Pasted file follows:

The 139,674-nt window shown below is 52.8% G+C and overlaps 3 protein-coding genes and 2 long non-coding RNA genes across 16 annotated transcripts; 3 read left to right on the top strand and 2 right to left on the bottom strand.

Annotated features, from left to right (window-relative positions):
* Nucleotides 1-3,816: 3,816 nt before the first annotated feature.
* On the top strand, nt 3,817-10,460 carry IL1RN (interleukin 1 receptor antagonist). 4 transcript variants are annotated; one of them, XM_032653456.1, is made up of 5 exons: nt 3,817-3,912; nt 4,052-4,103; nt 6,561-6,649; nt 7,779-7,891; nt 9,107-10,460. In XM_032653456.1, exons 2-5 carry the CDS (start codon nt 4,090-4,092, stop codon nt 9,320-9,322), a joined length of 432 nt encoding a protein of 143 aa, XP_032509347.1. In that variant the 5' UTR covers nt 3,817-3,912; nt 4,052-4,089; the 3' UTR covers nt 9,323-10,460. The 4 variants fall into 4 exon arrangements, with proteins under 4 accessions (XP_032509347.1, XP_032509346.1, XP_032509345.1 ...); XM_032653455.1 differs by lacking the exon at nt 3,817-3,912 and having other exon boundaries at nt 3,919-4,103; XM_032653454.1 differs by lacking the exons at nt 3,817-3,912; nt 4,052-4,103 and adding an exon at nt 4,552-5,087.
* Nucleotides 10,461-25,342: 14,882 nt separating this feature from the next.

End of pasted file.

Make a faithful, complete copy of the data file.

The 139,674-nt window shown below is 52.8% G+C and overlaps 3 protein-coding genes and 2 long non-coding RNA genes across 16 annotated transcripts; 3 read left to right on the top strand and 2 right to left on the bottom strand.

Annotated features, from left to right (window-relative positions):
* Nucleotides 1-3,816: 3,816 nt before the first annotated feature.
* On the top strand, nt 3,817-10,460 carry IL1RN (interleukin 1 receptor antagonist). 4 transcript variants are annotated; one of them, XM_032653456.1, is made up of 5 exons: nt 3,817-3,912; nt 4,052-4,103; nt 6,561-6,649; nt 7,779-7,891; nt 9,107-10,460. In XM_032653456.1, exons 2-5 carry the CDS (start codon nt 4,090-4,092, stop codon nt 9,320-9,322), a joined length of 432 nt encoding a protein of 143 aa, XP_032509347.1. In that variant the 5' UTR covers nt 3,817-3,912; nt 4,052-4,089; the 3' UTR covers nt 9,323-10,460. The 4 variants fall into 4 exon arrangements, with proteins under 4 accessions (XP_032509347.1, XP_032509346.1, XP_032509345.1 ...); XM_032653455.1 differs by lacking the exon at nt 3,817-3,912 and having other exon boundaries at nt 3,919-4,103; XM_032653454.1 differs by lacking the exons at nt 3,817-3,912; nt 4,052-4,103 and adding an exon at nt 4,552-5,087.
* Nucleotides 10,461-25,342: 14,882 nt separating this feature from the next.